I have this little soft spot for Ralph Pink patterns. Although, I’ve made only two garments from his patterns to date, but there are eight more which I’d like to sew, including a pair of high waisted trousers, a couple of shirts and a few dresses. Later this year, I will try to make one of his corsets too! His designs resonate with me and they represent garments  which I would like to wear on a daily basis.

When I asked for your opinion on the party dress patterns, you almost unanimously suggested to use the Ralph Pink panelled dress! It grew on me so much that now I can’t wait start working on it. I will share some of the construction moments in future blog posts, but I've just got back fro my holiday in Thailand, enjoying the weather and yet another Ralph Pink’s dress: the parachute dress.

The story of this dress started with the pattern. When Ralph Pink released his new pattern collection at the beginning of last summer, I was immediately smitten by this dress and its interesting design. In general, I try to avoid shapeless garments. Shapeless dresses do not look flattering on my figure due to my prominent sway back which causes the fabric to catch and wrinkle in an unflattering way. But hey, shapeless garments provide such comfort that I can’t help favouring them.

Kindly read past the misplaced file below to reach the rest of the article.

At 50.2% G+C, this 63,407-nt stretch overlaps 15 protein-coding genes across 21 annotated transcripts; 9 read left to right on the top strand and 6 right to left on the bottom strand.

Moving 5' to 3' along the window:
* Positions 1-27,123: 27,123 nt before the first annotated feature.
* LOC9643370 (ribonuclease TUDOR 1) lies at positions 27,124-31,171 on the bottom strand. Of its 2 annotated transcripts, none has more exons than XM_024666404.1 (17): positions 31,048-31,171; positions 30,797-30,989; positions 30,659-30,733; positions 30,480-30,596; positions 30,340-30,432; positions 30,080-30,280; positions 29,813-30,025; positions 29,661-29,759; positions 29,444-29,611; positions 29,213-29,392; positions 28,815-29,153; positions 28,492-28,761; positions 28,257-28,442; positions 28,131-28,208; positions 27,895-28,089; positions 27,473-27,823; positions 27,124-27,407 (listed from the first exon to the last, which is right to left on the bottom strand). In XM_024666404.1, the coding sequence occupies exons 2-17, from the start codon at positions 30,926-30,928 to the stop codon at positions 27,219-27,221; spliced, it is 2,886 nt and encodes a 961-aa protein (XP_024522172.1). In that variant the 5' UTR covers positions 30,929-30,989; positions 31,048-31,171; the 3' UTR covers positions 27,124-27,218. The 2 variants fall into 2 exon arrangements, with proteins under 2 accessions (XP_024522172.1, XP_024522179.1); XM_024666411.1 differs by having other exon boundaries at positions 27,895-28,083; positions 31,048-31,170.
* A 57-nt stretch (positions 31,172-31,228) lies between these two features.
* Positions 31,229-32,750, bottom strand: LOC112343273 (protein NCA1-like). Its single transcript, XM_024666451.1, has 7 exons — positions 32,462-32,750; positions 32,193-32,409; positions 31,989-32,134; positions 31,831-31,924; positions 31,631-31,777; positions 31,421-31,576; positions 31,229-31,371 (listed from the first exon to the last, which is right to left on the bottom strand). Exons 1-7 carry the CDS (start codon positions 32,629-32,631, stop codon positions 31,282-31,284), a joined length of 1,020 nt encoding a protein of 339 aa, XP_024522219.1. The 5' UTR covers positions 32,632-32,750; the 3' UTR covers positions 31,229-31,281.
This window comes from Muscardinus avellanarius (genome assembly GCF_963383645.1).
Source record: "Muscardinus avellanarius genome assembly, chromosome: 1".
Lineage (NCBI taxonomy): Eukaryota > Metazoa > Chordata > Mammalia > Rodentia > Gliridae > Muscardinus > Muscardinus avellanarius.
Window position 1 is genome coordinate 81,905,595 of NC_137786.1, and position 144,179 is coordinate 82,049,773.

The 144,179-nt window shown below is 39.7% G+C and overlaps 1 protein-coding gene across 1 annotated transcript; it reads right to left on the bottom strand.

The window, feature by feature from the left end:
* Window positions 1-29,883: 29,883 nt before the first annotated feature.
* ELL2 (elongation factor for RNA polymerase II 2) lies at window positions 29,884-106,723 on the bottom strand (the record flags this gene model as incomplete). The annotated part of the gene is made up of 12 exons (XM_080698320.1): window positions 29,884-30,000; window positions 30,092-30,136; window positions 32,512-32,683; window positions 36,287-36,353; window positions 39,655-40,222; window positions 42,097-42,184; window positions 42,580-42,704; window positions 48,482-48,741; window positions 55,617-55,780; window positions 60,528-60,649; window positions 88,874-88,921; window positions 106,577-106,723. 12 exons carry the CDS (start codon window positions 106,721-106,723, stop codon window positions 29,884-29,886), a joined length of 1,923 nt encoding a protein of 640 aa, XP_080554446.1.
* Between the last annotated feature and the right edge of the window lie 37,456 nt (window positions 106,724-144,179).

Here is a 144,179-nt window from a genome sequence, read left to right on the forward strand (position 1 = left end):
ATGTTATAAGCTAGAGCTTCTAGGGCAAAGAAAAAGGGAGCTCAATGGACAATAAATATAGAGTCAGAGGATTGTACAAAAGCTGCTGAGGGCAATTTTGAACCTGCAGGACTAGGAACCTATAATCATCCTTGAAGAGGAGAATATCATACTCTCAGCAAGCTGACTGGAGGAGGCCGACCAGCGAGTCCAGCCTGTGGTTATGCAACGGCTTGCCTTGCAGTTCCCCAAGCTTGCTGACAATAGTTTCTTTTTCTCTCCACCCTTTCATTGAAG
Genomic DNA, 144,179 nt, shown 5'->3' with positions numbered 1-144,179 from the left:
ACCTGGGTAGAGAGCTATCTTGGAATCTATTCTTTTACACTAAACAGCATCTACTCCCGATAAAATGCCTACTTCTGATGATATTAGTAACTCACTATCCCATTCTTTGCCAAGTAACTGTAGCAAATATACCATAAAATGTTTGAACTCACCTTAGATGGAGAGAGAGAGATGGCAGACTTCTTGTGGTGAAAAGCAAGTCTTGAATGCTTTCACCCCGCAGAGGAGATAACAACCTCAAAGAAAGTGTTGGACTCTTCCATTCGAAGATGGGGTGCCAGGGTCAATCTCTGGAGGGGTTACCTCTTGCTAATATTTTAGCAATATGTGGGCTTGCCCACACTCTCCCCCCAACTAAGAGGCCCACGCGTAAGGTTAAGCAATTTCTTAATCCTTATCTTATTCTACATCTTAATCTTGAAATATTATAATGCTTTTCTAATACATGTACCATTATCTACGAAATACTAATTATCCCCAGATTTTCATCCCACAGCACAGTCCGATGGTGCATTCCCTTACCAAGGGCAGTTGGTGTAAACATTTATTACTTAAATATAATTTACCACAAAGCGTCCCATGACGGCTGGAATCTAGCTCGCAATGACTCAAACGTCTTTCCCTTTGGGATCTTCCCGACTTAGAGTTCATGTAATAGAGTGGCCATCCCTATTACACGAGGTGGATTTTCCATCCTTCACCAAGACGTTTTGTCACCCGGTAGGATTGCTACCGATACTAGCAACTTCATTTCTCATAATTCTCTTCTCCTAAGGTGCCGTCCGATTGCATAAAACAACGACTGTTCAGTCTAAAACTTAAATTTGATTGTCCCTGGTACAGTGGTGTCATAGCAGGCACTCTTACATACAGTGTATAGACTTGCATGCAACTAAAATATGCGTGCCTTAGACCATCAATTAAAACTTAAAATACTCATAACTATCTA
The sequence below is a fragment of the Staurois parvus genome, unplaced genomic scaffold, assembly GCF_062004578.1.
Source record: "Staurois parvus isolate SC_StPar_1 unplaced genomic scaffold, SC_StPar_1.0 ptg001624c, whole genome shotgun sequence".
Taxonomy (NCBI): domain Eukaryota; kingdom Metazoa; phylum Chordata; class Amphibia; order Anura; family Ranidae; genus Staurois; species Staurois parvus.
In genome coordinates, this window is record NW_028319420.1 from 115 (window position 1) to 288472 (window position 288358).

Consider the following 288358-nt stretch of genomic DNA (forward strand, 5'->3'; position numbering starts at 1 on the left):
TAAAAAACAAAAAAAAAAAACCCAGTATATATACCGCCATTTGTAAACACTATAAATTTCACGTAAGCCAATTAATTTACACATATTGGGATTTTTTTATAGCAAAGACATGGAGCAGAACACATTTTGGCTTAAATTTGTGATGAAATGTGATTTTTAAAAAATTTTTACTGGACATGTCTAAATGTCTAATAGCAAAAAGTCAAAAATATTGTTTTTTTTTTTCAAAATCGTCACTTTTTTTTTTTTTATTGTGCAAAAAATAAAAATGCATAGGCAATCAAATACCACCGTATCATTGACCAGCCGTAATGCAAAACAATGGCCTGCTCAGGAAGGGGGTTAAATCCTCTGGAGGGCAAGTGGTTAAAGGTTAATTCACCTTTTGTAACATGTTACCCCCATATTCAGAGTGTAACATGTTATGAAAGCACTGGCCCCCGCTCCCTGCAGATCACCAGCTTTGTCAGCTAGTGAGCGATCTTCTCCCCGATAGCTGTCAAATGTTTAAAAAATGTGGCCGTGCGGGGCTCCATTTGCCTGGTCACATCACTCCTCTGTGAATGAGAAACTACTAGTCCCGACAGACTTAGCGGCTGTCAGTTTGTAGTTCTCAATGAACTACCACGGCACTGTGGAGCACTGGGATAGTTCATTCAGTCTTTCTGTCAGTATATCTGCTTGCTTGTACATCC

Despite being quite baggy, it provides enough space for movement, but at the same time, it accentuates the waist and hips.

When I was in Japan last October, I found the perfect fabric to match the pattern: neon pink and navy knit fabric with robots. To my deepest regret, the fabric was not wide enough to fit the entire front and back panels, so I cut the back panel in half and sewed in the centre. This fabric was a real treat to work with and I felt like my sewing techniques with knits has improved. Look at the self-made bias tape! :) In reality, you don’t need to cut this “bias tape” on bias, I read about it on Rae’s blog and believe me, this woman knows a lot about knits!

Sewing it was like a dream. As my fabric was quite thin, I went for a delicate finish. First, I sewed a straight stitch using the walking foot and knit needle, with a 1cm seam allowance. Then I surged all the seams using the three-thread stitch. The advantage of using this particular finish, is to create a delicate looking stitch which does not show through, in comparison with a regular four-thread stitch! I learnt this tip by watching a Craftsy lesson, Sewing Fashion Knits with Linda Lee, and to be honest with you, I use the three-thread stitch most of the time because it creates such a neat finish! To execute it, I removed the left needle from the surger in order to create a narrow flat seam.

Also, I added 5cm to the front and back panel to make the dress more fun!

This dress turned out to be a perfect beach (or rather a swimming pool) dress! Too bad the armhole openings are too low to make this dress wearable in the city. I’ll have to see whether I can tweak the pattern so I can make an urban version of this parachute dress. Meanwhile, I will certainly wear this dress at home when the weather becomes slightly warmer since the dress provides so much comfort! Also, I won’t lie about how much I like the robots.